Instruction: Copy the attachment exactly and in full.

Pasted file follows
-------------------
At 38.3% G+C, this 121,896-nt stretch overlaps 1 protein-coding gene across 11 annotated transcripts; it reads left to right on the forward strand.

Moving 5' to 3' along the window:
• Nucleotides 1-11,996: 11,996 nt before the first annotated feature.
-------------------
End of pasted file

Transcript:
At 38.3% G+C, this 121,896-nt stretch overlaps 1 protein-coding gene across 11 annotated transcripts; it reads left to right on the forward strand.

Moving 5' to 3' along the window:
• Nucleotides 1-11,996: 11,996 nt before the first annotated feature.